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Oregon Christian Bakers File Appeal Of Same-Sex “Wedding” Fine

Our friends at First Liberty Institute have announced that they and attorneys with Boyden Gray & Associates have filed an appeal at the Oregon Supreme Court in the case of Aaron and Melissa Klein, devout Christians and former owners of the family bakery "Sweet Cakes by Melissa."

Aaron, Melissa and their five children live in Northwestern Oregon. In 2007, they fulfilled their dream of opening Oregon bakersa family bakery, called “Sweet Cakes by Melissa.”

“When we opened the shop we thought it would be a great way to provide for our children,” Aaron said.

For Melissa, the bakery was an opportunity to express her creativity. “When I bake a cake, it becomes my canvas,” she said. “I love getting to pour myself into cakes to create something unique and special for every customer who comes to us.”

Melissa dreamed that her children would be able to take over the shop one day—but that dream was shattered only a few years later.

In January 2013, a woman came to the bakery and requested a wedding cake for her same-sex wedding. The woman was a return customer, who had previously ordered a cake for another event. She had such a positive experience at Sweet Cakes that she wanted Melissa to make her wedding cake.

Aaron Klein explained that by making a wedding cake, they would be endorsing something that violated their religious beliefs, which is something they could not do.

The Oregon Bureau of Labor and Industries (BOLI), a state administrative agency, sued the Kleins for engaging in discrimination, eventually finding them guilty and ordering Aaron and Melissa to pay a $135,000 penalty.

In addition to the financial penalty from the state, the Kleins endured hate mail, harassment, and threats of violence.  Business declined, and in September 2013, they were forced to close their bakery.  “For us to lose the bakery was really crushing,” said Melissa.  “We worked so hard to build it up.  We poured our heart into it.  It was my passion.  To have it taken away like that was really devastating.”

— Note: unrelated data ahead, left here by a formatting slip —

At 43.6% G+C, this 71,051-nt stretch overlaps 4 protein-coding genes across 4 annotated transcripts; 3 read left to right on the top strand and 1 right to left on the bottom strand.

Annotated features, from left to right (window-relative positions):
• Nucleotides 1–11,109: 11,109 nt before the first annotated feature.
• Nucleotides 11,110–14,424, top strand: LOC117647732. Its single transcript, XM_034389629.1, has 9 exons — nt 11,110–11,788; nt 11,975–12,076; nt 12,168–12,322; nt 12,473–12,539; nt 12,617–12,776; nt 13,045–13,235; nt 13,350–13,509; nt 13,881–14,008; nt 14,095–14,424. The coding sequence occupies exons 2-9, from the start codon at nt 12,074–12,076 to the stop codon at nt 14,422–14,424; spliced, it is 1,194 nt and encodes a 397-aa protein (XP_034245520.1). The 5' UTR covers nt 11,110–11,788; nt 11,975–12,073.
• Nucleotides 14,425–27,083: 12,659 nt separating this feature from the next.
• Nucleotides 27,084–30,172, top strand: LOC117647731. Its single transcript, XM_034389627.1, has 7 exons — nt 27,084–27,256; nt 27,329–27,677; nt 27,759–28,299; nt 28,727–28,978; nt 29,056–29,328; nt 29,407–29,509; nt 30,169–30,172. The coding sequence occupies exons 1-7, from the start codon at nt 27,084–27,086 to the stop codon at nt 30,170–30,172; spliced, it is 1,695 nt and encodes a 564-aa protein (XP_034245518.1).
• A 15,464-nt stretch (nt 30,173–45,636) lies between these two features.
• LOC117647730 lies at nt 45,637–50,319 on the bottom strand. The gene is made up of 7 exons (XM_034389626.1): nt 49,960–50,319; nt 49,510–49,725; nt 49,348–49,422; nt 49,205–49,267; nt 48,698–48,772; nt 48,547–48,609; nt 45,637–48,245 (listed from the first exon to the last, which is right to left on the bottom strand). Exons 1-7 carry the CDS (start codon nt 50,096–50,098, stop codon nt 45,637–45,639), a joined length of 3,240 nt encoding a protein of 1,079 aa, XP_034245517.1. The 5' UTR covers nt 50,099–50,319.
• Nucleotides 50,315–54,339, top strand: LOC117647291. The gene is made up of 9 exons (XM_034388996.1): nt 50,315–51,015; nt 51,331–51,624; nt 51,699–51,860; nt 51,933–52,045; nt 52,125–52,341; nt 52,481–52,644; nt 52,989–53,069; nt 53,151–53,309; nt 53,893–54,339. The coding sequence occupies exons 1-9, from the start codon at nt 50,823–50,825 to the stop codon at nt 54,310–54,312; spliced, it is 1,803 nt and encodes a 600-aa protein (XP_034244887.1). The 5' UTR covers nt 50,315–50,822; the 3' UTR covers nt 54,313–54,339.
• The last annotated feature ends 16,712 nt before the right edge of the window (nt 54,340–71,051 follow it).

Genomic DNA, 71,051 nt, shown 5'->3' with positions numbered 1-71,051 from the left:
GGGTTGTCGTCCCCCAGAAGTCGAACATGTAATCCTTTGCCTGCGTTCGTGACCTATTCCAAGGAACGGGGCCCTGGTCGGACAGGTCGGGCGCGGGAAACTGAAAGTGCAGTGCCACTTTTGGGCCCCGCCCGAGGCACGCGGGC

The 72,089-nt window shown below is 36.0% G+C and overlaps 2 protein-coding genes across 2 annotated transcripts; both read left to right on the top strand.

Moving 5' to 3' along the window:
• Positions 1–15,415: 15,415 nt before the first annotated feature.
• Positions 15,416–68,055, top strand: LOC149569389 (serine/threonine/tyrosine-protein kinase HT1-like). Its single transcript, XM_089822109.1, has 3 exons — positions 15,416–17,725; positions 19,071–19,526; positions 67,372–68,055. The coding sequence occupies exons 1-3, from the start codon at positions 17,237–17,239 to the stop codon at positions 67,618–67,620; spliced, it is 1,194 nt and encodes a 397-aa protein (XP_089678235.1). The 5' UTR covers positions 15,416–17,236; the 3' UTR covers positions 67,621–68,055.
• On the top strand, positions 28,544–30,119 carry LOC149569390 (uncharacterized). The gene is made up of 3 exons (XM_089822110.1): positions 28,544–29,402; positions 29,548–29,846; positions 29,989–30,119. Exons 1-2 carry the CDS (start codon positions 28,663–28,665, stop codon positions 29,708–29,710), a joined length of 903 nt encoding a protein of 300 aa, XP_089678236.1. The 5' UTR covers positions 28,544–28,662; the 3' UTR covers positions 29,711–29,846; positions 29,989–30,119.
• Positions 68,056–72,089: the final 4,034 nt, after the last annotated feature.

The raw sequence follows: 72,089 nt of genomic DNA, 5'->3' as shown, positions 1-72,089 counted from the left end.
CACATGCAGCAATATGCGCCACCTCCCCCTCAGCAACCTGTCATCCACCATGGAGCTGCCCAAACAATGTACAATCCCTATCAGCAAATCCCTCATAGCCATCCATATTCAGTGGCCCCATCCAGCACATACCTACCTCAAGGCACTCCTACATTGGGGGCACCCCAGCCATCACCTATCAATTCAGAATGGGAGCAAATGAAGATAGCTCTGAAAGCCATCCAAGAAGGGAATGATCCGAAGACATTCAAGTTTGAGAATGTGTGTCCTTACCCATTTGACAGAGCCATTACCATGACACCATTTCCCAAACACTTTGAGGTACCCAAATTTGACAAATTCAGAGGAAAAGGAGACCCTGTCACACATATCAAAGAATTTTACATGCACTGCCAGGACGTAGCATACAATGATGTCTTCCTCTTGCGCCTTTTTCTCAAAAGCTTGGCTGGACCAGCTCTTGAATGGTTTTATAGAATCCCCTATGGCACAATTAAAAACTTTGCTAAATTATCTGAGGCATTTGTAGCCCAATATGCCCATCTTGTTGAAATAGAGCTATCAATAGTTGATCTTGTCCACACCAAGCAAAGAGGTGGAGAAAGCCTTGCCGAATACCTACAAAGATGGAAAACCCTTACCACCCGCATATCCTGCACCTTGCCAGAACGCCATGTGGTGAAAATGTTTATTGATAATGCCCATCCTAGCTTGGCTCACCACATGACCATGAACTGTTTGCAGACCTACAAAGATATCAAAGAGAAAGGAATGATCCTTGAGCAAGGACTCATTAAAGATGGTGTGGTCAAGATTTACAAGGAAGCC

You can watch an interview detailing Melissa and Aaron Klein’s ordeal through this link

OneNewsNow reports that the Oregon Court of Appeals late last year ruled against the Kleins, upholding a decision by the Oregon Bureau of Labor and Industries (BOLI) that resulted in a $135,000 penalty.

Meanwhile, Kelly Shackelford, president and CEO of First Liberty Institute, told OneNewsNow the Kleins are entitled to the Constitution's promises of religious liberty and free expression.

"As Supreme Court Justice Anthony Kennedy said during recent oral arguments on a similar case, 'Tolerance is essential in a free society, and tolerance is most meaningful when it's mutual.' Freedom of expression for ourselves should require freedom of expression for others," Shackelford added.

Stephanie Taub, senior counsel for First Liberty, told OneNewsNow the true test of a country's commitment to freedom is when its citizens welcome disagreement and live peaceably as neighbors regardless. "In its ruling, the Oregon Court of Appeals undermined America's promise of protection even for those forms of expression which may be unpopular.”

“We’re appealing to the Oregon Supreme Court to reverse the decision of the Oregon Court of Appeals and restore Aaron and Melissa’s religious liberty,” Shackelford continued.  “No one in America should be forced by the government to choose between their faith and their livelihood.”

As our friend Gary Bauer once observed, “The gay-rights movement is instinctively totalitarian. It seeks nothing less than the total and complete acceptance of gay marriage and the repudiation of marriage as it has existed through all human history and in the traditions of every major world religion. Until that happens, their immediate goal is to try to marginalize anyone who expresses a dissenting view in public.”

Were Melissa and Aaron Klein atheists and member of the creative elite, such as an artist or a writer and had refused to use their creative talent to serve a cause that violated her beliefs, say maybe decorating a church, no doubt the Left would be quick to stand for her First Amendment rights.

However, the Kleins are part of the working middle class -- bakers and small business owners -- not an artist or writer or other creative talent recognized by the Leftist elite, so in their eyes Melissa and Aaron can be forced to use their talent in an activity that violates her Christian beliefs.

To force someone to do labor against their will is the very definition of slavery and that is nothing less than what the radical homosexual lobby and their secular liberal allies have been using courts across America to do.

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